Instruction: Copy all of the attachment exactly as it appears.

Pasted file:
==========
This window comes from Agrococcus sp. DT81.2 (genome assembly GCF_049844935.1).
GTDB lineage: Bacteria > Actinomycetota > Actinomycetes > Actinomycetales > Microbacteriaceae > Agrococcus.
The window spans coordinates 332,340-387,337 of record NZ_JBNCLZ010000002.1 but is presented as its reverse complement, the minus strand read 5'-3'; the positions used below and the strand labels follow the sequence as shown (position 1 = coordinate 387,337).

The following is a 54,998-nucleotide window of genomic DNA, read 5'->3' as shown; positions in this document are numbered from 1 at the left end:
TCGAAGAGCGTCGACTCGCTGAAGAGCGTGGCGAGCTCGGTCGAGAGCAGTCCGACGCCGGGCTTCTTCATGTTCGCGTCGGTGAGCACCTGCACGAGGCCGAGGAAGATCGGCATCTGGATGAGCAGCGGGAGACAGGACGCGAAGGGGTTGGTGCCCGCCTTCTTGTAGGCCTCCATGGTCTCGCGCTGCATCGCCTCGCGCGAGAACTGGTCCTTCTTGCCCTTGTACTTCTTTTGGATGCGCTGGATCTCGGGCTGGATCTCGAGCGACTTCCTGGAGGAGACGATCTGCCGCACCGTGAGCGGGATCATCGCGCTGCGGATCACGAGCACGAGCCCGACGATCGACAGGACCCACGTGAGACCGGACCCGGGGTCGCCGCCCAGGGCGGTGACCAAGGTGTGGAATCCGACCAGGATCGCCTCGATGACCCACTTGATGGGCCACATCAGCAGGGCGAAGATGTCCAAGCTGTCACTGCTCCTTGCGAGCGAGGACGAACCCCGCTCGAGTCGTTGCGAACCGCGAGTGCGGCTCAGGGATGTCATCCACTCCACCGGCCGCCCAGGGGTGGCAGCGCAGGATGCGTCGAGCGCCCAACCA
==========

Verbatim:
This window comes from Agrococcus sp. DT81.2 (genome assembly GCF_049844935.1).
GTDB lineage: Bacteria > Actinomycetota > Actinomycetes > Actinomycetales > Microbacteriaceae > Agrococcus.
The window spans coordinates 332,340-387,337 of record NZ_JBNCLZ010000002.1 but is presented as its reverse complement, the minus strand read 5'-3'; the positions used below and the strand labels follow the sequence as shown (position 1 = coordinate 387,337).

The following is a 54,998-nucleotide window of genomic DNA, read 5'->3' as shown; positions in this document are numbered from 1 at the left end:
TCGAAGAGCGTCGACTCGCTGAAGAGCGTGGCGAGCTCGGTCGAGAGCAGTCCGACGCCGGGCTTCTTCATGTTCGCGTCGGTGAGCACCTGCACGAGGCCGAGGAAGATCGGCATCTGGATGAGCAGCGGGAGACAGGACGCGAAGGGGTTGGTGCCCGCCTTCTTGTAGGCCTCCATGGTCTCGCGCTGCATCGCCTCGCGCGAGAACTGGTCCTTCTTGCCCTTGTACTTCTTTTGGATGCGCTGGATCTCGGGCTGGATCTCGAGCGACTTCCTGGAGGAGACGATCTGCCGCACCGTGAGCGGGATCATCGCGCTGCGGATCACGAGCACGAGCCCGACGATCGACAGGACCCACGTGAGACCGGACCCGGGGTCGCCGCCCAGGGCGGTGACCAAGGTGTGGAATCCGACCAGGATCGCCTCGATGACCCACTTGATGGGCCACATCAGCAGGGCGAAGATGTCCAAGCTGTCACTGCTCCTTGCGAGCGAGGACGAACCCCGCTCGAGTCGTTGCGAACCGCGAGTGCGGCTCAGGGATGTCATCCACTCCACCGGCCGCCCAGGGGTGGCAGCGCAGGATGCGTCGAGCGCCCAACCA